Sherman came to Georgetown in 1996. He was named Georgetown Physiology Teacher of the Year in 2019.
Conversations with his classes about metabolic pathways and how food creates energy expanded into discussions about what constitutes healthy eating and what foods his students ought to be eating. That student interest led Sherman to create an evidence-based elective nutrition course, which has since grown into five different nutrition courses every year. “It has sort of taken over my life,” he said.
Sherman is part of Georgetown’s Thread Initiative, designed to keep certain topics in front of medical students for all four years. As a director of the Nutrition Thread, he’s responsible not only for teaching his course to first-years, but also introducing new nutrition-related topics in many other courses, from pharmacology to pediatrics, in those students’ second and clinical years.
“I’m a member of a group of faculty who really want to create a generation of physicians who can serve as role models to their patients in terms of cooking, exercise, body-weight control, eating well — because all of those things are so challenging for so many people,” he said. “If you have a physician who can talk intelligently about those topics and can convince you that they will help you, then I think it’s just much more likely to be effective.”
A self-taught cook, Sherman practices what he preaches. “If I have a superpower, it’s I can read a recipe and tell if my family will like it or not.” He’s particularly known for his paella, and his “Give Peace a Chance” walnut granola is a staple of student fundraisers.
“Honestly, I was surprised because I didn’t even realize I had been nominated,” Sherman said of being named a MAGIS inductee. “It was really nice to realize that my peers recognized my teaching.”
Sean Whelton, MD: Following the Family Calling
Sean A. Whelton, MD, FACR, FACP, director of the internal medicine residency program and vice chair for education in MedStar Georgetown University Hospital’s Department of Medicine, is a third-generation physician. His grandfather taught medicine at Ireland’s University College Cork. His father was a rheumatologist and his father’s brothers were all physicians as well. No other path called to him than following in their footsteps.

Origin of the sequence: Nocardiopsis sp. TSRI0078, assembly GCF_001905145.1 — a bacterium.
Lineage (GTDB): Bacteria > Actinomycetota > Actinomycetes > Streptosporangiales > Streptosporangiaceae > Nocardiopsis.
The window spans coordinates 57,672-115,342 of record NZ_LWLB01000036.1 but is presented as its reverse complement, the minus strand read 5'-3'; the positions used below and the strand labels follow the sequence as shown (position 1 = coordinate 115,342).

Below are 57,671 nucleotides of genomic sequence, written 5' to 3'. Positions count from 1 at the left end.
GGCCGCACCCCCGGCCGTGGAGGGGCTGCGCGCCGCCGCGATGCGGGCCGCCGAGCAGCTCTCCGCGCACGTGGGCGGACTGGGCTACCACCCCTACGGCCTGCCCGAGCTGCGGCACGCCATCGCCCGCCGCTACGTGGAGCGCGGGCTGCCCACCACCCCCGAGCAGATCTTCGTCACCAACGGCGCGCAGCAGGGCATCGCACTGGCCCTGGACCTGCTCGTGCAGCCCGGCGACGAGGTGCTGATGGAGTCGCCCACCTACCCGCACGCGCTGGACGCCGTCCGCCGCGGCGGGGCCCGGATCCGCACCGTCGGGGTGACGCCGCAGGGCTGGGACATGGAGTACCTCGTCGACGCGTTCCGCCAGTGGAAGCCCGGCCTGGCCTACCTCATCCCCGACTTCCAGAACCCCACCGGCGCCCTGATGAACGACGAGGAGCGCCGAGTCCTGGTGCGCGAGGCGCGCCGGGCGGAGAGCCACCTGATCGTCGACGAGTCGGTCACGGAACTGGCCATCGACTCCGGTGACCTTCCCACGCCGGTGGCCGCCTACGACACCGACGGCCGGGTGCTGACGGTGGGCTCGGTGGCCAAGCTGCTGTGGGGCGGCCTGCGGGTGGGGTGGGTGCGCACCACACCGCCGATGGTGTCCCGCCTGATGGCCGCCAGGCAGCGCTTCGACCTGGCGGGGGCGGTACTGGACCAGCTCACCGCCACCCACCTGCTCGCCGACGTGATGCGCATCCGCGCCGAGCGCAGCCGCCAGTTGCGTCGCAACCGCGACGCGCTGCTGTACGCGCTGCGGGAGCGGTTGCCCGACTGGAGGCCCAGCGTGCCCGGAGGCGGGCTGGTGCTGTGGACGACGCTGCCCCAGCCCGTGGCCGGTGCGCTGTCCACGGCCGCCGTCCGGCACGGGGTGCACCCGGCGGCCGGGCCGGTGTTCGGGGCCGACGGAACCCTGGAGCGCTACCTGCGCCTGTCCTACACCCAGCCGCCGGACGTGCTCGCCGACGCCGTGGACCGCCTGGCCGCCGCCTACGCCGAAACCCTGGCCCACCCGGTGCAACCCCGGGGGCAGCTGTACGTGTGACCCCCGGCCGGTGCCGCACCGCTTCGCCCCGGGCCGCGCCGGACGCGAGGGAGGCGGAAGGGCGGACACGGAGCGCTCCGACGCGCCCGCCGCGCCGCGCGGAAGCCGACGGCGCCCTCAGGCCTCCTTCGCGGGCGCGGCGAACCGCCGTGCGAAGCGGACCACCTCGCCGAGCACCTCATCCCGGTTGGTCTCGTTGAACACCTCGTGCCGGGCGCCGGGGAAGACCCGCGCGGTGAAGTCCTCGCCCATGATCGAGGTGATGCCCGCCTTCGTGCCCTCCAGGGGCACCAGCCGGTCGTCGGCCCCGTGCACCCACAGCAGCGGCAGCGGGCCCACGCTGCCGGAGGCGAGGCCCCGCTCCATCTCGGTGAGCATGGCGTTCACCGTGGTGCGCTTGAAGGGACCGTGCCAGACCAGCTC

“Having that example absolutely inspired me to do this and to also stay involved in teaching others about medicine,” he said. “That just seemed like the best way to go: to get to do something that’s just so interesting and inherently exciting and, at the same time, have the chance to help people through difficult times.”
Rheumatology was always going to be his specialty. “It’s one of those fields that’s a little bit hard to explain to people outside of medicine — or to my kids — exactly what it means, but it’s one of those fields where you get, on one hand, to be a detective and try to sort out challenging problems, and then with the kind of treatment that we have to manipulate the immune system, you can make an incredible and long-lasting impact on people.”
After obtaining his medical degree at Tulane’s School of Medicine in 1997, Whelton completed his internship and residency in internal medicine, as well as his rheumatology fellowship, at MedStar Georgetown. He joined the faculty in 2002 and served as medical student internal medicine clerkship director from 2003-2016. His clinical focus is inflammatory autoimmune conditions.
He is active in the Center for Innovation and Leadership in Education (CENTILE), a community of educators focused on innovation, excellence and scholarship in education across departments, centers and schools at GUMC. He also serves on the National Board of Medical Examiners test-writing committee.
In 2014, Whelton was inducted as a faculty member into the Georgetown University chapter of the national Gold Humanism Honor Society. Having been awarded four Golden Apple teaching awards, he was inducted into the Golden Orchard in April 2022.
Whelton called being named to the MAGIS Society “the biggest academic honor that I’ve ever had,” adding that the previous inductees are “the educational heroes that I look up to, people that I’ve tried to learn from and use their methods of teaching, and copy their enthusiasm for teaching.”
He also cited the late W. Proctor Harvey, Georgetown’s director of the Division of Cardiology from 1950-1985, who coined the G/T (give/take) ratio, maintaining that everyone should give more than they take. “You always want to be on the side of giving when you’re involved with education,” Whelton said.
And how does it feel now that he’s a role model alongside his longtime heroes? “I guess maybe I’ll start to feel a little bit old,” he admitted.
Profiles by Michael von Glahn